21

The Diplomatic Battleground

For the second time in thirty years, Paris found itself hosting a modern Congress of Vienna. First came the meeting of foreign ministers of the Big Four in May 1946, to be followed by the sixteen-nation peace conference, which continued in bursts from August until mid-October.

The Quai d’Orsay and the embassies were very busy. Jacques Dumaine, the chef de protocole, was continually going out to Le Bourget or Orly to meet distinguished visitors. He summed up the diplomatic contest at that time in terms of a poker game: ‘We do not know if Stalin is playing poker with good cards and unlimited funds; but we can only realize that his American opponents are standing and that the British cannot double their stakes.’ His wife was about to have a baby and he worried about what life held in store for their child with a future ‘full of foreboding’.

On 24 April, Dumaine was at Orly to greet James Byrnes, the Secretary of State, with the American delegation, which included Senator Tom Connally and Senator Vandenberg. ‘After twenty-four hours on the aeroplane they still managed to look their normal, cheerful, well-shaven selves, while their wives appeared as fresh as ever with their orchids.’ That afternoon, Dumaine had to wait at Le Bourget for Molotov, who arrived ‘looking neat and scrubbed like a country doctor. His expression is hesitant and relatively gentle, but his actions are distrustful and forbidding.’

Ernest Bevin arrived the following morning and the first meeting of the Four took place late that afternoon in the Palais du Luxembourg, now almost entirely repaired.

The conference opened far more smoothly than most people had expected, but after a week or so became bogged down in the usual fashion. Some issues were more interesting, such as what to do with the former Italian colonies, including Libya and Cyrenaica. Bevin wanted to give them complete independence, but the French were alarmed at the effect that this might have on their own North African colonies. Molotov then retreated from an agreement he had made on Italy the previous September and Byrnes became very angry. As it was the 1 May public holiday, Bevin, acting as chairman, insisted on a break. ‘The next item,’ he announced, ‘is a half-holiday which will be passed unanimously.’

The break did little to unblock the accumulating log-jam of differences. ‘Agreement was reached on one subject,’ the British ambassador recorded testily the next day, ‘the future of the Pelagosa and Pianosa islands, which contain one lighthouse and no inhabitants.’ Duff Cooper was in a bad mood because his new love, Gloria Rubio, had just had to fly to New York at short notice. It was also almost impossible to remain awake after heavy official lunches. Bevin, who had noticed Duff Cooper drop off to sleep, said, ‘Tell Duff I’ll call him if anything happens’, then added to those around him, ‘He’s the most sensible man in the room. It’s all a waste of time.’

The real nightmare of such conferences were the huge banquets, such as the one given for the delegates at the Sorbonne. The place-à-table always seemed to ensure that large numbers of people had neighbours with whom they shared no common language. Madame Bidault had to talk to Molotov through an interpreter sitting behind them. ‘I had Mme Duhamel on my left,’ wrote Duff Cooper, ‘who is always very nice and pleasant to talk to. She had Guroff, the Russian ambassador in London, the other side of her, who knows a little English but no French and with whom she couldn’t exchange a word… Mrs Bevin, opposite me, was between Dr Roussy, president of the Sorbonne, and Thorez, neither of whom could say a word that she could understand.’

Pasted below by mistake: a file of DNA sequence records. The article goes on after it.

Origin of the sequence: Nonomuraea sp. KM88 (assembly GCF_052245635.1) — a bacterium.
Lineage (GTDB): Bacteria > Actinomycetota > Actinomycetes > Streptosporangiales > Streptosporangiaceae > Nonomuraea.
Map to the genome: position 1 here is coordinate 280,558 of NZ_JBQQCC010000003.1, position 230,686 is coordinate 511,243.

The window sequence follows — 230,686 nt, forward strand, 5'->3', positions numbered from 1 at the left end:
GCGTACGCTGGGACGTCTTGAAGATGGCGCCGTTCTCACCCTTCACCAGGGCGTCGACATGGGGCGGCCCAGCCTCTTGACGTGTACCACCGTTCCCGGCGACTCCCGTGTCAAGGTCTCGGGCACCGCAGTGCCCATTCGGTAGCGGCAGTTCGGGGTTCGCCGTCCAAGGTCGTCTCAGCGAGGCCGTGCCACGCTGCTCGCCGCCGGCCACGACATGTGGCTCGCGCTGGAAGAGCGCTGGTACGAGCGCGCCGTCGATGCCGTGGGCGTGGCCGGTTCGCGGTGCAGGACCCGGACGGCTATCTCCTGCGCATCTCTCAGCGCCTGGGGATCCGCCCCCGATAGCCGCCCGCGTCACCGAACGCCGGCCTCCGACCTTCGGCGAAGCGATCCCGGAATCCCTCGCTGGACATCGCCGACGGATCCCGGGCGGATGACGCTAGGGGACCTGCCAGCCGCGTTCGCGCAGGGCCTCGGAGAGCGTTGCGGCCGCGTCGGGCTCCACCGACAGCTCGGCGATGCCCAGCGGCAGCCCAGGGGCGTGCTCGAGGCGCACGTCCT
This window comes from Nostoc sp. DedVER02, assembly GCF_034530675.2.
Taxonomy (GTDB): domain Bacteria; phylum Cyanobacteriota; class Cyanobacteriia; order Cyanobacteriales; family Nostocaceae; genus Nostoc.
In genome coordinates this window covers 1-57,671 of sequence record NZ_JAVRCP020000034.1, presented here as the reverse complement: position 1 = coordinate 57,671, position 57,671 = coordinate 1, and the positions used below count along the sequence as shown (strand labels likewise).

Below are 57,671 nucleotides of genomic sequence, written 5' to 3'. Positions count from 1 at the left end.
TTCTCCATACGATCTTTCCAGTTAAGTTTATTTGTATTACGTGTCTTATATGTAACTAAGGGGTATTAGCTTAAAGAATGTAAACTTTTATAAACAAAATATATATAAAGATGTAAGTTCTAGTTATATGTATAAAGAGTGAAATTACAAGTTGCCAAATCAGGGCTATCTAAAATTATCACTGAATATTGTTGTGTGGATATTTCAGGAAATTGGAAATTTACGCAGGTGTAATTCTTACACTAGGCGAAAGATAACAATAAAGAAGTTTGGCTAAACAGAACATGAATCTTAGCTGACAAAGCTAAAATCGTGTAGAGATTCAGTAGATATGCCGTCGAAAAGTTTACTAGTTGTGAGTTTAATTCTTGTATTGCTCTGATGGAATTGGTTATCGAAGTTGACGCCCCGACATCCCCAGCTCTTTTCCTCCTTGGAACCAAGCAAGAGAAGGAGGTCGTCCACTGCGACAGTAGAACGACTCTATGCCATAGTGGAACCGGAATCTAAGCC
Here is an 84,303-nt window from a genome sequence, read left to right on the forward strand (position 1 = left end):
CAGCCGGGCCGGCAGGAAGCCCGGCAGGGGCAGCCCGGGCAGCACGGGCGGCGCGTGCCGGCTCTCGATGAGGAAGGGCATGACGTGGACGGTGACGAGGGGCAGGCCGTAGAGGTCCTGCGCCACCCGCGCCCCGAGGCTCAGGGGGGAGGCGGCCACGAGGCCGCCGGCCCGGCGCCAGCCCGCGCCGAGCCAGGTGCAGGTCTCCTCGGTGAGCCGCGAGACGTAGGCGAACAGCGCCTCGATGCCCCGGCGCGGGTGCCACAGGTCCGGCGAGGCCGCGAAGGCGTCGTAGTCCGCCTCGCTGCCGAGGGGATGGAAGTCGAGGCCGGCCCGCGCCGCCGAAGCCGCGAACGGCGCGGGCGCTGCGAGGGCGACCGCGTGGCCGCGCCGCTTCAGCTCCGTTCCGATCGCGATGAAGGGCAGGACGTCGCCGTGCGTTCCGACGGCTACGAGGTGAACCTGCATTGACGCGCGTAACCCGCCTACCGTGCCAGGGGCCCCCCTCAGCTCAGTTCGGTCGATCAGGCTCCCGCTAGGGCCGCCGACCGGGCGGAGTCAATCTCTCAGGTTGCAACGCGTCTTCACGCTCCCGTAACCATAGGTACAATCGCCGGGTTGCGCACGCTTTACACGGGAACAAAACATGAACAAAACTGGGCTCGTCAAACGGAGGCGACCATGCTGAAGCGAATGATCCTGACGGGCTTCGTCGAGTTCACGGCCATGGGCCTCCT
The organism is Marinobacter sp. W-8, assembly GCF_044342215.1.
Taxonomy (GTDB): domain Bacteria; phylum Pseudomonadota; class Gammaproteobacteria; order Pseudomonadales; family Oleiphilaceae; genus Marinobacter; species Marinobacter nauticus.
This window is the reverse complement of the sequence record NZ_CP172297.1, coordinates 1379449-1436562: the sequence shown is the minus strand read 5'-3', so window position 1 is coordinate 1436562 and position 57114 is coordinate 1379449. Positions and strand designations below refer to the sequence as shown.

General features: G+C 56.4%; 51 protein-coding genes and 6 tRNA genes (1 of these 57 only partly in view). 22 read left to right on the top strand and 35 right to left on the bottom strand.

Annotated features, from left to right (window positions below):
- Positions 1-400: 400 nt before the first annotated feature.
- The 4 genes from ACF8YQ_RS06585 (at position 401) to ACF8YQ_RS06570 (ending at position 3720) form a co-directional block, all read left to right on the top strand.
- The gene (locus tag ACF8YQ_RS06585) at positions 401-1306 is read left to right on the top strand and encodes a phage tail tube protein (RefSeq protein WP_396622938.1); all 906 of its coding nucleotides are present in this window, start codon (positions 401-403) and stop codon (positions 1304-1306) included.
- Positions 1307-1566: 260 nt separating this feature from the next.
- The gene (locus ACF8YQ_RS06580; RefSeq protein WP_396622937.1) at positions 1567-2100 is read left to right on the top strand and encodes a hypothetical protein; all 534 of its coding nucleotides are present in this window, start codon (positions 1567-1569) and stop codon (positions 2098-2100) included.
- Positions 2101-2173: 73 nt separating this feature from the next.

As well as the official round there was also a semi-official round, prompted partly by the large number of newspaper proprietors and editors attracted to Paris. Some wielded enormous influence, often without the knowledge to use it well. Henry Luce, founder ofTime magazine, was a shy man, ill at ease and sentimental. ‘Luce is a queer duck,’ wrote David Bruce on a subsequent occasion. ‘He gives the impression that he soaks up what one is saying without becoming mentally wetted by it. His youthful missionary background and his later enormous influence and affluence, combined with other factors, have complicated his personality. He appears driven by ambition and fanaticism to extremes of judgement.’ Henry Luce came round to the British Embassy, where he met Louise de Vilmorin and promptly fell ‘madly in love with her’. Duff Cooper was very amused, but he had more sympathy for Henry Luce than for Luce’s wife, Clare. Caffery had brought her over to the British Embassy after dinner in the first winter after the Liberation. ‘She is as pretty as ever,’ he wrote then, ‘and as self-satisfied, as tiresome, and as foolish.’ He had much more time for Mrs Ogden Reid, wife of the proprietor of the New York Herald Tribune and the real controller of the newspaper. ‘Mrs O.R. is a very sensible and well-balanced woman. She is what America has best to offer at the present time – and that is very good. Her husband is a drunken jackass and brays like one.’

At the conference table, self-fulfilling suspicions were developing rapidly on both sides. Whenever the Americans stood up to Stalin over breaches of the Yalta agreement, he feared their confidence was based on a secret plan to use the atom bomb. He ignored the massive demobilization of their forces across the world.

At the same time, the Americans underestimated Stalin’s paranoia and therefore misjudged his obsession with establishing a protective cordon sanitaire round the Soviet Union. They assumed that his moves towards controlling those countries of Central Europe and the Balkans occupied by the Red Army were motivated entirely by ideological imperialism. His refusal on 1 March to withdraw troops from northern Iran, within striking distance of the oilfields, was defensive in the context of his paranoid mentality.